Light Bullet Versus Heavy Bullet: Which to Choose?
Selecting hunting bullets is something like ordering restaurant meals: do you want the heavy meal or “lite”? Heavy bullets have been trusted for hundreds of years for obvious reasons: dropping a bowling ball on your foot hurts a lot more than a golf ball!
Ah, but whack that golf ball with a 100-miles-per-hour club swing and you might change your mind. A basic rule of physics is that double weight doubles energy, but doubling velocity quadruples energy. This is what enables us to terminate 1,000-pound moose with bullets weighing less than a half-ounce! Knowing this does little, however, to clear up the confusion over various bullet weights offered in most cartridges.
Winchester, for instance, offers 30-06 ammunition with six different bullet weights. The little 308 Winchester gets six, too, and the 223 Remington is offered in nine! Why so many options? And which should you choose for what kind of shooting?
As a general rule, the heavier the game you hunt, the heavier your bullet should be. This is because heavier slugs always carry more energy. In a given caliber, they will also have longer shanks which aid in maintaining momentum for deeper penetration.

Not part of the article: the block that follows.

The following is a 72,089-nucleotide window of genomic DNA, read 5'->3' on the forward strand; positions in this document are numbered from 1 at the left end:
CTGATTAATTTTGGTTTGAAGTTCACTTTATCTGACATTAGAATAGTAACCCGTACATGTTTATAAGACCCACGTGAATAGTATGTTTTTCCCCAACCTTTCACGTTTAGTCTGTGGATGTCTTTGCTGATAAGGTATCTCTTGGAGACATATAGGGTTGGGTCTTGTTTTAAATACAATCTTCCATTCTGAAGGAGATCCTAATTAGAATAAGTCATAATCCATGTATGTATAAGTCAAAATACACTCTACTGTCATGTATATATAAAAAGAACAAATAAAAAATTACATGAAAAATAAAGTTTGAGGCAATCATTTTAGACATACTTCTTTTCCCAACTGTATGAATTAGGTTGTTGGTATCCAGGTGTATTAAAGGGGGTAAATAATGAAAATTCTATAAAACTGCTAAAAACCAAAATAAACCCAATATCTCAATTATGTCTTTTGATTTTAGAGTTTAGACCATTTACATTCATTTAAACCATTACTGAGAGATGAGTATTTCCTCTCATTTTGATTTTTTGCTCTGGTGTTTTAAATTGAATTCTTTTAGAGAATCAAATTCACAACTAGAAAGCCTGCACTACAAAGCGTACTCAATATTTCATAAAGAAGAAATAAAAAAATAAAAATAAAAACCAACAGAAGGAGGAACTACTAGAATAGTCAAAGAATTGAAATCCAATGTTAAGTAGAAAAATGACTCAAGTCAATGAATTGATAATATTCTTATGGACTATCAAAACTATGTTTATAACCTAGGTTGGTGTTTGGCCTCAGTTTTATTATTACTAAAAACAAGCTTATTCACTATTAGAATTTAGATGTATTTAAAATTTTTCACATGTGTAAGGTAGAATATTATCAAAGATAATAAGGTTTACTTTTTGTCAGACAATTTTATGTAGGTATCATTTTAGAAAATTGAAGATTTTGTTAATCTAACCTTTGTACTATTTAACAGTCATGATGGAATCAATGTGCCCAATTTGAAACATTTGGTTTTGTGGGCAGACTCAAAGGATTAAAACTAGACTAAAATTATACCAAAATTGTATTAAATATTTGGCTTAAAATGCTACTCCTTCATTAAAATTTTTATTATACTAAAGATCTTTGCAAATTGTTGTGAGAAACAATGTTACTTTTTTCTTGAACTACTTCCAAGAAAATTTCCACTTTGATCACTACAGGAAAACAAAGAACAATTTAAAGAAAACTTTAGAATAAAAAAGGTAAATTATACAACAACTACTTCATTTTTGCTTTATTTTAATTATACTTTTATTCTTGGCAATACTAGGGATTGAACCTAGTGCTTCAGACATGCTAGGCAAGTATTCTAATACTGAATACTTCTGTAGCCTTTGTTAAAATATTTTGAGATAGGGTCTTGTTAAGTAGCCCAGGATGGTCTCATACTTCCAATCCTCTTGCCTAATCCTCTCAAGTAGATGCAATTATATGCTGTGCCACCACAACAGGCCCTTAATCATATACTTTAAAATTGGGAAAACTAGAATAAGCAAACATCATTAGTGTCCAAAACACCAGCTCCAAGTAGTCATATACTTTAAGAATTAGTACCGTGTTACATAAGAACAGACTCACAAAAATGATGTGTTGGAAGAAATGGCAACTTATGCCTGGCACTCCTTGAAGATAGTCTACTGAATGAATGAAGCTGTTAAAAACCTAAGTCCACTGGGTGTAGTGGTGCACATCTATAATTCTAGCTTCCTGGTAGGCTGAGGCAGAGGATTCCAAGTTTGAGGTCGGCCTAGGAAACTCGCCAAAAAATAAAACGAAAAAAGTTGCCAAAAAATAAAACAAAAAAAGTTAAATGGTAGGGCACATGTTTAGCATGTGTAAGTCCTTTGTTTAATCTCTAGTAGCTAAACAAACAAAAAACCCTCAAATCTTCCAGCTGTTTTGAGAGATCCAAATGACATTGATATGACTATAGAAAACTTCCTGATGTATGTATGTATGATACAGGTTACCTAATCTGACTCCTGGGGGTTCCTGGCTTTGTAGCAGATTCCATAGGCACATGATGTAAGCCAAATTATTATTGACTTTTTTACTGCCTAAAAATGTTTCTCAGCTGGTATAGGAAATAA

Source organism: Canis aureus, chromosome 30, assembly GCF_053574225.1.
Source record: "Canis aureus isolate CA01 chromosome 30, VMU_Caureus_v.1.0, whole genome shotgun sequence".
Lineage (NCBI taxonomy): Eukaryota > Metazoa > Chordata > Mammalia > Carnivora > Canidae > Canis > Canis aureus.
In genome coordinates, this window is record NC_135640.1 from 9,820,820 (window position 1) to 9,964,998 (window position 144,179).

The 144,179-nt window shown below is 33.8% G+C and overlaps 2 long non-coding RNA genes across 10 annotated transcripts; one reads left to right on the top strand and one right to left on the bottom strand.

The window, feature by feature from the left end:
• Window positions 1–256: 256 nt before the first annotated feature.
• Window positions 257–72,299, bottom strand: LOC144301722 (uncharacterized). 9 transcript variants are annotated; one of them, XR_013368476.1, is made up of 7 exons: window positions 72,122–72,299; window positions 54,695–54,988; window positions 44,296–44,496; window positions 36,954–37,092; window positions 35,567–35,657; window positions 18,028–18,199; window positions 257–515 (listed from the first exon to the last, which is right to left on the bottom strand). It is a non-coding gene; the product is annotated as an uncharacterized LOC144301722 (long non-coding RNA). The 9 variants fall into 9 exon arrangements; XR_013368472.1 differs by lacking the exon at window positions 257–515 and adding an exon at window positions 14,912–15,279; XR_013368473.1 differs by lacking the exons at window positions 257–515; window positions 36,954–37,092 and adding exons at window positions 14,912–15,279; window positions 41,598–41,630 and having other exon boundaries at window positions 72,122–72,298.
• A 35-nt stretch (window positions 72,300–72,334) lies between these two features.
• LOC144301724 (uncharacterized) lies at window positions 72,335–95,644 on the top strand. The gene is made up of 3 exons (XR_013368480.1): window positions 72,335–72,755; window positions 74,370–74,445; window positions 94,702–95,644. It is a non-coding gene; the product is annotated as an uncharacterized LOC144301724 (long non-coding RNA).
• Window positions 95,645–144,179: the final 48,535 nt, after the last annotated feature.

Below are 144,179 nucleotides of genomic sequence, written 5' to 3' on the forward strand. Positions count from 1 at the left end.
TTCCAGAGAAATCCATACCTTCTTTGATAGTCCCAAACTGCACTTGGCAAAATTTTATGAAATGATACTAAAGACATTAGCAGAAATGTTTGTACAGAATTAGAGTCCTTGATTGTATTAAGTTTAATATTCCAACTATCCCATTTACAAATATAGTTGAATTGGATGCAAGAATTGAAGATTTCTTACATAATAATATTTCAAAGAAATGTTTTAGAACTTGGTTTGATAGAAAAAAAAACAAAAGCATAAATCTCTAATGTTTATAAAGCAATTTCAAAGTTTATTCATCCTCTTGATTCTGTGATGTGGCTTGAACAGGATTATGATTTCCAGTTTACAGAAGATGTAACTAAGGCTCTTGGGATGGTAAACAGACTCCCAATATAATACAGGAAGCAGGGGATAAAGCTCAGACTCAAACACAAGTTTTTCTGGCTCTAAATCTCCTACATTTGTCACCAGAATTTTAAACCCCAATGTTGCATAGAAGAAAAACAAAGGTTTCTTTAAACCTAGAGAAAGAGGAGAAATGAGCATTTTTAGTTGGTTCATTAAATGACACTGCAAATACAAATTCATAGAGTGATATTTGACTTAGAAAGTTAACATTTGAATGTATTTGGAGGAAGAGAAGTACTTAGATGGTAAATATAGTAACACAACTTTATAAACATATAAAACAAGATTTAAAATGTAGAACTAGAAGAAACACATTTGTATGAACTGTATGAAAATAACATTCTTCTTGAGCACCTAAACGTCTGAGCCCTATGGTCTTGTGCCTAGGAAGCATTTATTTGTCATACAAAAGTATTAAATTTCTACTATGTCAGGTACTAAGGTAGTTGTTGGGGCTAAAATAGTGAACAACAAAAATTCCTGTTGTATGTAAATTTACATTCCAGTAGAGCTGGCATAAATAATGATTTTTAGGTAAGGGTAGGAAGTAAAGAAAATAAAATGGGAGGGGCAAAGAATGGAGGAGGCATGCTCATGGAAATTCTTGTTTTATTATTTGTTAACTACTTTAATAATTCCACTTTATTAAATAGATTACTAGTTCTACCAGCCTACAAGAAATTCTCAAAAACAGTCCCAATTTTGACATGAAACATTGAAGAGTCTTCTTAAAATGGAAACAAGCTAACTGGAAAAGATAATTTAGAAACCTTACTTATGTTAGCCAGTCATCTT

Another general rule is to use the lighter bullets in any caliber for a flatter trajectory. In 30-06 Springfield, Winchester’s 150-grain Ballistic Silvertip drops 7.3 inches at 300 yards (with a 200-yard zero.) Its 180-grain Ballistic Silvertip drops 7.9. That’s not a huge difference, but that will increase with range. At 500 yards the lighter bullet shoots 3-inches flatter, maybe the difference between hit and miss.
Something else to consider, though, is wind deflection. If bullets sport similar shapes such as boat-tail spire points and both are launched at maximum velocities, the heavier bullet will deflect less in crosswinds. Again, this isn’t a huge difference, but it, too, magnifies at long range. Because wind is fickle and ever changing, it’s more difficult to judge it and compensate accurately than to remember to aim a couple of inches higher to defeat good old, unchanging gravity. For this reason, many seasoned hunters choose heavier bullets for their hunting.
But then there’s recoil. If you’re sensitive to the buck of a discharging rifle, you’ll appreciate the reduced recoil of the lighter bullets. Recoil is the cumulative results of muzzle velocity, powder weight and bullet weight. Heavier bullets kick more than light.
Finally, you need to consider your shooting goals. Punching cans or paper hardly calls for a heavy bullet or an expensive, controlled expansion model. Inexpensive FMJs like the 147-grain in 308 Win and 30-06 or the 55-grain in 223 Rem. make perfect sense for plinking. Where lead-free bullets must be used, the 35-grain Ballistic Silvertip LF in 22-250 Rem. and 223 Rem. are perfect.
Remember also that bullet construction can offset some loss in mass. In 270 Winchester the 130-grain E-Tip and 130-grain Razor Boar XT, both monolithic copper hollow points, are tough enough to stay in one piece at high impact velocities and penetrate to and through the vitals of the largest game.